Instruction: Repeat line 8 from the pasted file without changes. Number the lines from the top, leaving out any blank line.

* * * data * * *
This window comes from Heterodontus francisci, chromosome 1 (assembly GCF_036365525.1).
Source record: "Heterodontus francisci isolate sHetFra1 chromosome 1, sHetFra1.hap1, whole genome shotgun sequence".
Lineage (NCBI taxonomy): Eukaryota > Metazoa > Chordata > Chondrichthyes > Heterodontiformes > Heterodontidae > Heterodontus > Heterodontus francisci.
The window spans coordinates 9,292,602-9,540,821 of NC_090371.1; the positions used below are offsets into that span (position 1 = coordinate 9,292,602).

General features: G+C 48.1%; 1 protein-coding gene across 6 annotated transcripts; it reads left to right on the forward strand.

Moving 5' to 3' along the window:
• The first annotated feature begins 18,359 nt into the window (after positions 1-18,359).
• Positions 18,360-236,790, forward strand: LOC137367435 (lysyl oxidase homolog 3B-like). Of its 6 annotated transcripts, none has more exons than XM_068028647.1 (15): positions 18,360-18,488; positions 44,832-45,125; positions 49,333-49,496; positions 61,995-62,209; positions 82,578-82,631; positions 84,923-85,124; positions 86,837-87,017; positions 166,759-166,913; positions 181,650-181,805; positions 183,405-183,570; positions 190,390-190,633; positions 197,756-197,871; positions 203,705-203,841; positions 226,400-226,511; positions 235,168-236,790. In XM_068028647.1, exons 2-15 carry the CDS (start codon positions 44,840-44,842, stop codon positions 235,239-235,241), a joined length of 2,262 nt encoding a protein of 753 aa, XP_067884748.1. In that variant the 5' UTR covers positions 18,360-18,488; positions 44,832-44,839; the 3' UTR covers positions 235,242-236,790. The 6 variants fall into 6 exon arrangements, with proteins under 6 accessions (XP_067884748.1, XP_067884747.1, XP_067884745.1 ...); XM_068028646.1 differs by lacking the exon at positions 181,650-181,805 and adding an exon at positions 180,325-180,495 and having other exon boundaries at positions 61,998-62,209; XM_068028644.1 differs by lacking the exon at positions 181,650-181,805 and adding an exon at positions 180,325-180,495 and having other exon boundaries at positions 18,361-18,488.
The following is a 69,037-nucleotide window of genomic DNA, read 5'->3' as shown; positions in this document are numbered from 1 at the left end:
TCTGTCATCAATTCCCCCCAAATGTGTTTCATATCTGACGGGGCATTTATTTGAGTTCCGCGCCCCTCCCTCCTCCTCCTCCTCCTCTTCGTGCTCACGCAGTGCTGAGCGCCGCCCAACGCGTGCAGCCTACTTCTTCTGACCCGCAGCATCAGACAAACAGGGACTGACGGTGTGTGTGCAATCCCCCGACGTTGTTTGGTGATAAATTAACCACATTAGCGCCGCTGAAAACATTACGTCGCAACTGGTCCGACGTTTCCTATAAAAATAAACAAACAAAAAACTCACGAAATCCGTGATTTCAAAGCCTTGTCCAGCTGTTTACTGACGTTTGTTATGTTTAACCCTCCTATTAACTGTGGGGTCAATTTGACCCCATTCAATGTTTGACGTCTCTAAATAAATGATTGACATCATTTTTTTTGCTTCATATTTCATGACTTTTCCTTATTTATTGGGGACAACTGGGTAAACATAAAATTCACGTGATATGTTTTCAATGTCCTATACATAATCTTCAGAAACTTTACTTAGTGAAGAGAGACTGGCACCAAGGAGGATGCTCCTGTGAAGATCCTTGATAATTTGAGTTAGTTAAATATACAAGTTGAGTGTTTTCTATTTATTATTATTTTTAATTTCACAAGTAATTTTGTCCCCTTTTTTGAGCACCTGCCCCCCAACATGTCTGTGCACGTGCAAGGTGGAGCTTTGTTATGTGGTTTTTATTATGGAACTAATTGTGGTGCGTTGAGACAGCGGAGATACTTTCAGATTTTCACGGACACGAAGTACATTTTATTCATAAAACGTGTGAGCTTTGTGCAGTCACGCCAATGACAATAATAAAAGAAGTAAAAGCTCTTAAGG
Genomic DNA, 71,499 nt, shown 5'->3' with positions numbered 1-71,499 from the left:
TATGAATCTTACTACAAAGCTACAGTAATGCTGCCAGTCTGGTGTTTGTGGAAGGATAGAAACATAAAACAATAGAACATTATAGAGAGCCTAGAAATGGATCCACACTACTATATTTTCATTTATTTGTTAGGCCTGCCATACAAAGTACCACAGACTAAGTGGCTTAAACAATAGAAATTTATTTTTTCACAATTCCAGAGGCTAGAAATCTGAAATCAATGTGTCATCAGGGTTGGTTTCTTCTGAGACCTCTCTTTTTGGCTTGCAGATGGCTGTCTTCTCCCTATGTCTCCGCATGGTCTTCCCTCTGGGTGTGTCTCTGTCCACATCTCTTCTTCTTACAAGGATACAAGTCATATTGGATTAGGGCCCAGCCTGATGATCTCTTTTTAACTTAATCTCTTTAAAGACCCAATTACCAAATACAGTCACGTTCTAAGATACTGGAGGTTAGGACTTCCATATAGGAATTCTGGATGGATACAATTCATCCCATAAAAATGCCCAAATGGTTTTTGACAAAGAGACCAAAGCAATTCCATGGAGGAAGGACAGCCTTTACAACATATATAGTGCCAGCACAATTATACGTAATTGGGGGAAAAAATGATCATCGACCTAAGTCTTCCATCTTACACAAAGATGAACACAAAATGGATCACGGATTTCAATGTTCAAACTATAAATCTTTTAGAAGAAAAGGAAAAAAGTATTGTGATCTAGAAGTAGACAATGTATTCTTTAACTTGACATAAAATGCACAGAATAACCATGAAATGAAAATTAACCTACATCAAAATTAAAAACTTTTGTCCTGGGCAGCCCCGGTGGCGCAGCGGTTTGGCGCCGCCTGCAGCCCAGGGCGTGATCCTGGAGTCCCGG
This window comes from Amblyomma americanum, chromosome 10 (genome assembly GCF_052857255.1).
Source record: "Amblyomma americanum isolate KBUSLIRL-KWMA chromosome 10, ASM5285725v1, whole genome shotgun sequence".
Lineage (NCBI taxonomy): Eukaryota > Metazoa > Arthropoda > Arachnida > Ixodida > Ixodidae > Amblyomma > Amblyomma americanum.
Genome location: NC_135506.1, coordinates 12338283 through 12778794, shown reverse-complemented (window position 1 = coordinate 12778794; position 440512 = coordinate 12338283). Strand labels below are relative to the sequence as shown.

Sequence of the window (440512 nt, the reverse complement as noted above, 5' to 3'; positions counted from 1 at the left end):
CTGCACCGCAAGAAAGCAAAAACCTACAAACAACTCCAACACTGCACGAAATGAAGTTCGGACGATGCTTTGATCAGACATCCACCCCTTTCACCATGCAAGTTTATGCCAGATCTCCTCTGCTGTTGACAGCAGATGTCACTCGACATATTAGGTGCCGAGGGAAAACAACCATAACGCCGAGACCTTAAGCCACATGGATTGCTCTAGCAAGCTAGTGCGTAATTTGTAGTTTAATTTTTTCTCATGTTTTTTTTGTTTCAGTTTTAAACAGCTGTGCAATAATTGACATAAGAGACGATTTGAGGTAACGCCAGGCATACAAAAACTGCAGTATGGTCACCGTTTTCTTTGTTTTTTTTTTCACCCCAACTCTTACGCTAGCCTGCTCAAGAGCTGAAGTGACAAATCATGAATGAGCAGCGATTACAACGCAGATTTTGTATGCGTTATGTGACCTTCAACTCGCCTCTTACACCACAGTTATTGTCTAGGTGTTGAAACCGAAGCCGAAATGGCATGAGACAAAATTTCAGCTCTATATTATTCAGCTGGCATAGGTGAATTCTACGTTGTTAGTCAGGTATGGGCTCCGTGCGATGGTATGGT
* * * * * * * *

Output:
• Positions 18,360-236,790, forward strand: LOC137367435 (lysyl oxidase homolog 3B-like). Of its 6 annotated transcripts, none has more exons than XM_068028647.1 (15): positions 18,360-18,488; positions 44,832-45,125; positions 49,333-49,496; positions 61,995-62,209; positions 82,578-82,631; positions 84,923-85,124; positions 86,837-87,017; positions 166,759-166,913; positions 181,650-181,805; positions 183,405-183,570; positions 190,390-190,633; positions 197,756-197,871; positions 203,705-203,841; positions 226,400-226,511; positions 235,168-236,790. In XM_068028647.1, exons 2-15 carry the CDS (start codon positions 44,840-44,842, stop codon positions 235,239-235,241), a joined length of 2,262 nt encoding a protein of 753 aa, XP_067884748.1. In that variant the 5' UTR covers positions 18,360-18,488; positions 44,832-44,839; the 3' UTR covers positions 235,242-236,790. The 6 variants fall into 6 exon arrangements, with proteins under 6 accessions (XP_067884748.1, XP_067884747.1, XP_067884745.1 ...); XM_068028646.1 differs by lacking the exon at positions 181,650-181,805 and adding an exon at positions 180,325-180,495 and having other exon boundaries at positions 61,998-62,209; XM_068028644.1 differs by lacking the exon at positions 181,650-181,805 and adding an exon at positions 180,325-180,495 and having other exon boundaries at positions 18,361-18,488.